Academic journal article Medium Aevum

Poverty, Dignity, and Lay Spirituality in Pore Caitif and Jacob's Well

Academic journal article Medium Aevum

Poverty, Dignity, and Lay Spirituality in Pore Caitif and Jacob's Well

Article excerpt

This essay will demonstrate that^n?^ Well, the early fifteenth-century sermon cycle, derived the doctrinal material within its exposition of the Creed and Ten Commandments from the late fourteenth-century collection of treatises known as Pore Caitif} This connection provides a somewhat surprising new addition to the list of sources used by the unnamed writer of Jacob's Well? Genetically and structurally, Jacob's Well and Pore Caitif ate quite different. A collection of homilies containing many illustrative narratives, Jacob's Well methodically follows a complex metaphorical scheme: the human soul evolves from a filthy well to a purified spring with the help of sacramental and doctrinal 'tools'.3 Pore Caitif, for its part, contains few exempla and does not place its treatises within an overarching allegorical framework. Of course, this very structural flexibility may explain Pore Caitif s use by late medieval writers of varying ideological stripes, including the Well writer himself.4

Even as he drew upon Pore Caitif, however, the Well-wtiter found material to omit or change along the way. Several of the Well-writer's additions and omissions alter Pore Caitif s references to les s -privileged members of the Christian community, including the poor and the elderly. Taken together, these revisions suggest that for the Well-writer, Pore Caitif s emphasis on individual faith at times crosses the line into insularity. As we shall see, Pore Caitif s compiler envisages that his text will attract and help perpetuate a kind of 'virtual' Christian community. Instead of inhabiting the same physical space or participating in ritual together, his readers and listeners will individually contemplate Christian truths - knowing all the while that many other believers share their desire for a fulfilling spiritual life. While the Cailif-compiler leaves this experience potentially open to everyone, at times his text seems to embrace an individualistic social ethos: he does not ignore his audience's responsibilities to others, but in some passages he heavily qualifies these duties. The Well-writer's revisions indicate that he disapproves of these moments. For this writer, individual spirituality can only flourish via encounters with other people and negotiations with religious and social institutions.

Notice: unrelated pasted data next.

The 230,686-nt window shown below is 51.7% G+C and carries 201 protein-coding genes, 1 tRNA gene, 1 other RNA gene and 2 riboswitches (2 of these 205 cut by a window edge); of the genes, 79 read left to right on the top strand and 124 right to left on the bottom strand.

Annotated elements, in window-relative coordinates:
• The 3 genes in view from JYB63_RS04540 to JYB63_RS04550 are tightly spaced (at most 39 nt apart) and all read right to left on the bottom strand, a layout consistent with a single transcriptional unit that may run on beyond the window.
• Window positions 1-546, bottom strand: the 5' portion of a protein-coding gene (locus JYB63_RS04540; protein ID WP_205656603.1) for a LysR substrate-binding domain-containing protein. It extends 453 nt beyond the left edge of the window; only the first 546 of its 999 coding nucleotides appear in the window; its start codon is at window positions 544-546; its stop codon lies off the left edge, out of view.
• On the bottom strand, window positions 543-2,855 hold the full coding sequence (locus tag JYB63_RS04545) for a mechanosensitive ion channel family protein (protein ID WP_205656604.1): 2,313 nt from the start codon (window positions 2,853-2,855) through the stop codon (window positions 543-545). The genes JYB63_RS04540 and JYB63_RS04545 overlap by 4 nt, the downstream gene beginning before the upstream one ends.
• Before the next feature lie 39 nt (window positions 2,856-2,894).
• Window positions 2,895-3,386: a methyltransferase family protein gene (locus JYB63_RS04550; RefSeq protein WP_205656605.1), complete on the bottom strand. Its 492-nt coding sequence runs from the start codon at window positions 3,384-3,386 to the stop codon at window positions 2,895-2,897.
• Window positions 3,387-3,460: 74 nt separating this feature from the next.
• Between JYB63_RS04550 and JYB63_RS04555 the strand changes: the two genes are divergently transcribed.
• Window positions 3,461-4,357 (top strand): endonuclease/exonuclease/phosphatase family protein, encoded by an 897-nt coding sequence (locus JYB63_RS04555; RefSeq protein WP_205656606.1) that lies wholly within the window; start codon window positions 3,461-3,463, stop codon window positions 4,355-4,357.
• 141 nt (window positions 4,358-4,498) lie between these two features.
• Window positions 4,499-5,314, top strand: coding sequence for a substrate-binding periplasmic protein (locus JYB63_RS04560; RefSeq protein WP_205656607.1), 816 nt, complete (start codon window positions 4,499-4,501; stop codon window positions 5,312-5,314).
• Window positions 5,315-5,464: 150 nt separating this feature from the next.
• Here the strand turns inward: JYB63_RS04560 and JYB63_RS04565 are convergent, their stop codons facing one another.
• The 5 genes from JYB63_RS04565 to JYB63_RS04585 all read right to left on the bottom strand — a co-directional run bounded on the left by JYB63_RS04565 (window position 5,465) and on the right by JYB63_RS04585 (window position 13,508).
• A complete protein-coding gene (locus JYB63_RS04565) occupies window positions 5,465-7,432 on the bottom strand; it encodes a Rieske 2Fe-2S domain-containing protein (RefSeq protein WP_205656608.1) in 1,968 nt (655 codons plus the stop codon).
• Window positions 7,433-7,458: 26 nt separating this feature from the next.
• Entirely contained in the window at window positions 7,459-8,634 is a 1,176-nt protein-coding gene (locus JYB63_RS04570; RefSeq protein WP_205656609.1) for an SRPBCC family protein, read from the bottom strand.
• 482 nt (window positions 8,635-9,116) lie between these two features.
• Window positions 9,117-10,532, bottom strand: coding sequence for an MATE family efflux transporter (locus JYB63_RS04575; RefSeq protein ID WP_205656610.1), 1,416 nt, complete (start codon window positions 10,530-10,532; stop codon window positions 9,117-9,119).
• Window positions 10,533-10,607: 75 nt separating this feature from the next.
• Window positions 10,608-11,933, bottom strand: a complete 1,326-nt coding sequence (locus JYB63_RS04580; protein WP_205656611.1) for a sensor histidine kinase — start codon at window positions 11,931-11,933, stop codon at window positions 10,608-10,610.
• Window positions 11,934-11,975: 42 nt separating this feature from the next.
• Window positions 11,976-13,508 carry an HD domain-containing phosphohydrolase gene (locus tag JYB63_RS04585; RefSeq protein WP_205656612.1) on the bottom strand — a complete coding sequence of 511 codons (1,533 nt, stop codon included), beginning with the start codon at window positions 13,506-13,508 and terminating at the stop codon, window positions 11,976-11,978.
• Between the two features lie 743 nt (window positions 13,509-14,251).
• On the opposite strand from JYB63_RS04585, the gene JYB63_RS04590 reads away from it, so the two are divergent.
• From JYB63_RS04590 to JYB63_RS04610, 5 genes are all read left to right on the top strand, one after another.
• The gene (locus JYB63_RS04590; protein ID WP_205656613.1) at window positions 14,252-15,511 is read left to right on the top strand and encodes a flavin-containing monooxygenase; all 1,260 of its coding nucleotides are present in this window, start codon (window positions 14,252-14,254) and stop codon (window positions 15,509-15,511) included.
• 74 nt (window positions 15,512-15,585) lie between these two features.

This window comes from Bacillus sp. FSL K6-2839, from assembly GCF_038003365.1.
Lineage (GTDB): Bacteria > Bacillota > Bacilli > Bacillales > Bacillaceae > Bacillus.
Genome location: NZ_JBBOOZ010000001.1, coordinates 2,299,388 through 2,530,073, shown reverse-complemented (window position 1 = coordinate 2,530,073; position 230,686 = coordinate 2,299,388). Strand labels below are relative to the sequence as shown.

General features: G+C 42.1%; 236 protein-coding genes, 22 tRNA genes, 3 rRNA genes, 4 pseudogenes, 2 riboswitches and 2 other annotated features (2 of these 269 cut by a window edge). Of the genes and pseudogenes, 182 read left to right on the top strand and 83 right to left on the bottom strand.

The interplay between Pore Caitif "and Jacob's Well sheds light on two influential strands of scholarly thought concerning late medieval religious and social life. First, it reminds us that intellectual broad-mindedness does not always translate into egalitarian social beliefs within late medieval religious writing. Nicholas Watson acknowledged as much in his influential 1996 article 'Censorship and cultural change in late-medieval England', which argued that an enlightened fourteenth- century body of religious writing gave way to derivative and ideologically restricted successors in the wake of Arundel's 1409 Constitutions.5 Even the 'golden age' of the late fourteenth century had an elitist dimension, however: Watson detects 'the notion that the lay audience for vernacular theology should rather be the aristocracy than society as a whole' in several of the texts he describes.6 Building upon this insight, I think we need to remain attuned not just to attitudes of religious texts toward intellectual activity on the part of lay people, but also to their statements (whether implicit or explicit) concerning social class and community responsibility. Which lay people in particular are invited to stretch themselves spiritually and intellectually? What blind spots exist in even a relatively expansive vision of Christian community?

Reading Pore Caitif alongside Jacob's Well also sheds light on another key issue: writers' evolving (or, perhaps, devolving) characterizations of poverty during the later Middle Ages. The work of David Aers, Michel Molla t, Miri Rubin, and others has demonstrated that attitudes toward the poor in late medieval Europe changed in the years following the Black Death. …

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